Goals, research and methodology.
Goals, Antigoals and Methods
Prioritize showing user's entire audience as “Contacts,” rather than Subscribers alone
Refer to "Contacts" when generically talking about a person in the audience
"Subscriber" is reserved for email marketing permissions of the contact, while "Recipients" is referring to the specific contacts who are receiving an email campaign
Muddying the user’s understanding that Subscribers is a subset of Contacts
Confusing the user with terms likes “non-subscribers” etc.
Leveraging our partners and their research: Audience Management Team
Drive engagement with Contact pages (tracking Sort and Filter)
Long term: drive comprehension (and engagement) of Mailchimp’s greater marketing platform capabilities
Audience Overview Testing (60 min remote Interviews with 3 Users; Oct. 2018)
There is ambiguity around numbers and terminology specifically total number of subscribers vs. total number of contacts
What does “Not Subscribed” mean?
Audience Manager Beta User Feedback Report (Nov. 2018-on)
Not sure what difference is between contact and subscriber. I searched for it in Help but couldn't see any helpful result. I am assuming that contacts will include unsubscribed and cleaned?? (Usabilla feedback)
I don’t understand how you can have a contact that is not subscribed. You either subscribe or you’re not in our list.
Insights and how we applied them.
The Research Revealed
Our terminology is unclear
Contacts vs. Subscribers?
What are the contacts that aren’t subscribed?
What can I do with them?
Numbers are useful, but not always enough
User Needs and Requirements
As a Mailchimp customer who uses my mobile device to manage my full audience, I want to be able to understand the nuances between all the types of contacts I interact with, so that I can begin to learn how to reach them best. I want to be able to see:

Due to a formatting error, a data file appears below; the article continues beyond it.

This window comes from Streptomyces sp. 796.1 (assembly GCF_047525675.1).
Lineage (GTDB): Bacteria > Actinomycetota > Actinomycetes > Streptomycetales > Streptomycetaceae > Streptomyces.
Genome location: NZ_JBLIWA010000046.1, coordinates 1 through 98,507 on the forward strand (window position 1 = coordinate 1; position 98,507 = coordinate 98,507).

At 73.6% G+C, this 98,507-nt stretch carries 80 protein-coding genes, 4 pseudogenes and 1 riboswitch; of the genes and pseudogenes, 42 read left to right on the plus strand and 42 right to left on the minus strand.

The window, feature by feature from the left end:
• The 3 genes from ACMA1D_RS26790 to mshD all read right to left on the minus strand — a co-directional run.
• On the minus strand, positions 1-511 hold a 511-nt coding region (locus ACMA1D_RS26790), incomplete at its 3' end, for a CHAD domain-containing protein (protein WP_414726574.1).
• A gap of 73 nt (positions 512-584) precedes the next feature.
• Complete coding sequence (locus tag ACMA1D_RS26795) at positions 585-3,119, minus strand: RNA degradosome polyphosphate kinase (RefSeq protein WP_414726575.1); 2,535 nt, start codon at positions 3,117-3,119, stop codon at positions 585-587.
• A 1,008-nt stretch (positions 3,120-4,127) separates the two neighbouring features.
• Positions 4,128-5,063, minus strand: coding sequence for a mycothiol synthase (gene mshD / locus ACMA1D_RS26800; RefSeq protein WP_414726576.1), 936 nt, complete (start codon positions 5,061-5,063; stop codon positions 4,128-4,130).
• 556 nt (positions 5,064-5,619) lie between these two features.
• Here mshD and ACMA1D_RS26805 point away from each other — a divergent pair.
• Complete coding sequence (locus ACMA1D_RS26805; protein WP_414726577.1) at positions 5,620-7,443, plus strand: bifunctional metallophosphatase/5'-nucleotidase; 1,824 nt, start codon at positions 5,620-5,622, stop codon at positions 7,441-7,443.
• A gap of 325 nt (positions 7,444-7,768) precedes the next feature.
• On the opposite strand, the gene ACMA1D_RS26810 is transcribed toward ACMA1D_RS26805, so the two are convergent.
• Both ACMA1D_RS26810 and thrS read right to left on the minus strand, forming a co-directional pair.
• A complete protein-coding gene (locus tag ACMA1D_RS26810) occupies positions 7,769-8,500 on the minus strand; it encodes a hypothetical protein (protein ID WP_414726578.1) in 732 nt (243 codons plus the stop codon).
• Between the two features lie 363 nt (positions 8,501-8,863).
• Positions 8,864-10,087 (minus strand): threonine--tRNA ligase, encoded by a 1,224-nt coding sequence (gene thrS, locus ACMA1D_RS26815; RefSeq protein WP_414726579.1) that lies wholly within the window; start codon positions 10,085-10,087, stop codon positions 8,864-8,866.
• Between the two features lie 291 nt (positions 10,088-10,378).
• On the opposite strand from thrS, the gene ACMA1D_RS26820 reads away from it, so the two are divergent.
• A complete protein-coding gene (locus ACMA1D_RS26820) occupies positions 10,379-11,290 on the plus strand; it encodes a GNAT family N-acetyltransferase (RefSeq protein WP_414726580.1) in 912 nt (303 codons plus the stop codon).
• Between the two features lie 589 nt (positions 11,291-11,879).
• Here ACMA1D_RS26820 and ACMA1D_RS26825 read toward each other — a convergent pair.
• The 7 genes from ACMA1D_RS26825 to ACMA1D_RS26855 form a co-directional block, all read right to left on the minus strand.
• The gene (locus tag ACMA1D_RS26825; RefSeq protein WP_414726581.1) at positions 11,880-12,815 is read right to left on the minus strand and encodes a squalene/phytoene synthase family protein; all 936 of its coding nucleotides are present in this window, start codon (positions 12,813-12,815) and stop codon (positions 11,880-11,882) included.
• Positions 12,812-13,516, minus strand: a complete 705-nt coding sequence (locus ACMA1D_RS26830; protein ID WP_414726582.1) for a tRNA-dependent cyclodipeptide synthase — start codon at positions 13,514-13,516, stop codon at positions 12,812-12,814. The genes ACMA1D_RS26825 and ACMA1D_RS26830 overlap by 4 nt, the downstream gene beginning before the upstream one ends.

The relationship between Contacts and Subscribers
The nuances between the various contact types
Artifacts and Solutions
Content Strategy and Engineering (iOS and Android) completed a full audit of our mobile app to find usages of Recipient, Contact, Subscriber and People. We found:
Many of these instances could be fixed broadly in the code, but the Homepage and Audience Overview needed reworking
Sometimes the Subscriber count was actually referring to All Contacts; accuracy and consistency is key with our new pricing model
First Pass: Just add Subscribed!
At first pass, it seemed we could simply add “All Contacts” into the mix and our users would get it… but as we referenced back to our research, this was not enough to communicate the relationship between Subscribers and Contacts.
What about viewing your Subscribers?
When tapping into Subscribers on the Audience Overview, iOS offers no way to parse between types of people in one’s Audience. We leave the user in the dark in terms of all their other Contacts.
Android, on the other hand, leaves out Subscribed entirely in its tabbed approach. Both platforms are not only lacking parity, and they are further attributing to confusion for our users around their Audience.
Through various iterations, I landed on a horizontal format of X Subscribed of X Contacts, which aligns closely with Web. In addition, I proposed building out detailed Contact Pages, which provide context to our users via a numeric count and description. Finally, Search, Filter and Sort functionality allows our users to dive more deeply into the various Contact types, which complements our Contact Profile effort.
Getting it built
Phase 1: MVP
This sprint, we prioritized introducing X Subscribed of X Contacts on the Homepage and Audience Overview. Building out Contact pages, however, are completely new to both Android and iOS and will come with the next sprint cycle
For now, we’ve updated the Android Contact page tab to accurately read “Subscribed” instead of “Contacts”
Phase 2: Added Functionality
Building out Contact pages
Improved search functionality
Testing to see if users want additional sorting capabilities
Adding count to contact filtering
Homepage and Audience Overview redesign